BELLEVILLE — Leslie Barton and Tony Browning put themselves on a daycare waiting list before Barton was three months pregnant. More than a year later, they got care in Edwardsville, and even then it was part-time and cost more than their monthly mortgage payment.
Their story is one that many families in the Eastern Metro area know, as the average Illinois family pays $13,762 for center care per baby.
The US average for child care of all ages is $9,200 to $9,600 per year per child, according to Child Care Aware. The nonprofit provides a caveat for that number, writing that childcare costs vary widely depending on location.
Affordability of child care is affected by a number of factors including race and ethnicity, family size, whether the child is enrolled in a family center or program, marital status of the parents, the country of birth of the parents and the age of the child or children. Child Care Aware provides datasets aimed at estimating the impact of these factors on affordability.
Barton said she couldn’t imagine trying to find options for her child if her family was earning minimum wage, working jobs that couldn’t be done remotely or didn’t have family members to help. ‘to help.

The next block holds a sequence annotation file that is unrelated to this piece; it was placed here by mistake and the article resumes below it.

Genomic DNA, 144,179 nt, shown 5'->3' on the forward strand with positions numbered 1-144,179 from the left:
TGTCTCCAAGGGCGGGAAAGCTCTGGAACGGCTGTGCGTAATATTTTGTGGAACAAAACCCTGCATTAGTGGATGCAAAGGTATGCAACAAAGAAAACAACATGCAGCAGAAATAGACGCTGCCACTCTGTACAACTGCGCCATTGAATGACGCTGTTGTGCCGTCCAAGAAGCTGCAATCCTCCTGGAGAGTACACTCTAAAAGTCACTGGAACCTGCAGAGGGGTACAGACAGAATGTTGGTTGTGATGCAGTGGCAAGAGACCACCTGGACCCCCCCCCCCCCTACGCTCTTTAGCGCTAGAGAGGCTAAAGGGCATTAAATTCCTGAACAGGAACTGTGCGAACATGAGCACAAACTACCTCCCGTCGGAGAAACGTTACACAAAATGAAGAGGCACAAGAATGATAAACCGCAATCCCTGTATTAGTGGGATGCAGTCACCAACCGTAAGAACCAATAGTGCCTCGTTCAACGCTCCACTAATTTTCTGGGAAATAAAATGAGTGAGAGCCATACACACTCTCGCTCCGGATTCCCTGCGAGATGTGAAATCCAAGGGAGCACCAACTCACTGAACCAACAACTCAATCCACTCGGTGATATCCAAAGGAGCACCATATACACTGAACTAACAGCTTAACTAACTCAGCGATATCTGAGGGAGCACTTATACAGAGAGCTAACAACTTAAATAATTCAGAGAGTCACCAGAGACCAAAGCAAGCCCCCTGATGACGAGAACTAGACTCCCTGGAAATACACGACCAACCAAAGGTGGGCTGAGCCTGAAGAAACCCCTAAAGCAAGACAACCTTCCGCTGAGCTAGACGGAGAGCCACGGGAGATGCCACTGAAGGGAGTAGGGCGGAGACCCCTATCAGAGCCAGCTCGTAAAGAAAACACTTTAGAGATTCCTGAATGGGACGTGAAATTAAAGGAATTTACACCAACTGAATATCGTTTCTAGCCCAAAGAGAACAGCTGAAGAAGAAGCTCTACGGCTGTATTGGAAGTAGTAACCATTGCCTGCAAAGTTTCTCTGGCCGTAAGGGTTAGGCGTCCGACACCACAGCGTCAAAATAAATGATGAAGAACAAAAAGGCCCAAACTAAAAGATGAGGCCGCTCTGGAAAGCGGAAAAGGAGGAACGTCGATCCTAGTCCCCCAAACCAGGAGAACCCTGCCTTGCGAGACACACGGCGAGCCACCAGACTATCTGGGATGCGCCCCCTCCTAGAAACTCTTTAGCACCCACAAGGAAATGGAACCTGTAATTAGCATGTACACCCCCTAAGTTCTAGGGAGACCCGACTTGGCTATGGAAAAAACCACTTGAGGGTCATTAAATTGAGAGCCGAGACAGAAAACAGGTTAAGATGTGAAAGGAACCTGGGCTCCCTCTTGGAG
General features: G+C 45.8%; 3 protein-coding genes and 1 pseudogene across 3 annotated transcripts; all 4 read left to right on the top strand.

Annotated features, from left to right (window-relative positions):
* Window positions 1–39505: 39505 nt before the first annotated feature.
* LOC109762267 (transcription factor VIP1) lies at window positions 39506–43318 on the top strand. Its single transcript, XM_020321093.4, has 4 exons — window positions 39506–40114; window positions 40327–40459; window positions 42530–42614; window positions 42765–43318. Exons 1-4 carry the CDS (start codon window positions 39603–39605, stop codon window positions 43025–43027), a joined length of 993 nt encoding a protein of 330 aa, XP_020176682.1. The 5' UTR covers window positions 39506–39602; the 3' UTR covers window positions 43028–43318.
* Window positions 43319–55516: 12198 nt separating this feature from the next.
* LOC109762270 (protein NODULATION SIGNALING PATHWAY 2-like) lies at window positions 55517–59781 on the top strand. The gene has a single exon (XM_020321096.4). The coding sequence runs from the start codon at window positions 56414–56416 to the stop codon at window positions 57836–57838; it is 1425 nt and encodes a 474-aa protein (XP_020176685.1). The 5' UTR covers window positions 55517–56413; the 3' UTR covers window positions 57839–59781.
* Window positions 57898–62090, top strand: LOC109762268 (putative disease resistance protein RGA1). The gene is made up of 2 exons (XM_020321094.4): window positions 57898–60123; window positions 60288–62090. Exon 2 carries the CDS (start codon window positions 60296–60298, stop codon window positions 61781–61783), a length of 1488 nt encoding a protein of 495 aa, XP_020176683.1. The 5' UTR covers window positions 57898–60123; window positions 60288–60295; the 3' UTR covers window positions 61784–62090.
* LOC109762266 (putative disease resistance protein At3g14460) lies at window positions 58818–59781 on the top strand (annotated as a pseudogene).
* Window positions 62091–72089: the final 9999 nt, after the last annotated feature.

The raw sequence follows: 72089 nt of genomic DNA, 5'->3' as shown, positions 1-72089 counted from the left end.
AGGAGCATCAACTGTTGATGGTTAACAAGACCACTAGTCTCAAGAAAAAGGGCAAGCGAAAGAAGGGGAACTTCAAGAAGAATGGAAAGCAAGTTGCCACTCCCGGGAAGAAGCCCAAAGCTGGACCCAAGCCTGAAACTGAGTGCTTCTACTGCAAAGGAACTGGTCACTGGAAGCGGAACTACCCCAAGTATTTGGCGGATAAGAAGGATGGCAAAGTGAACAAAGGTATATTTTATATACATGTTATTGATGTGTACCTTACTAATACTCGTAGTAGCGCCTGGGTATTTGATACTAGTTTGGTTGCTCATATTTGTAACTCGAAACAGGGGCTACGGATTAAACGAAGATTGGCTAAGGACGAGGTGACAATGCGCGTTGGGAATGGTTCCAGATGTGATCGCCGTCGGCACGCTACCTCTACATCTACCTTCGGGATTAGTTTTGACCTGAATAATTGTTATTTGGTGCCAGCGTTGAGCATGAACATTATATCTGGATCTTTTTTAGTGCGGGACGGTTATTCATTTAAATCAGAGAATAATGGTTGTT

“I’m very lucky to have a retired mother who can help us out,” Barton said.
The couple receives a child tax credit of $3,600, which is available to families earning less than $150,000 a year. Eligible families receive $3,000 for each child over 6 and $3,600 for each child under 6.
The average monthly price for full-time child care per child is $808 in St. Clair County, or 17% of the median income of a family with a child under age 6. St. Clair County and Illinois both have higher average child care costs than the United States as a whole.
Why are the waiting lists so long? Why is daycare so expensive?
Barton and Browning waited over a year to place their daughter, Margaux, in daycare. They shared his nursery as an office while they waited on five lists.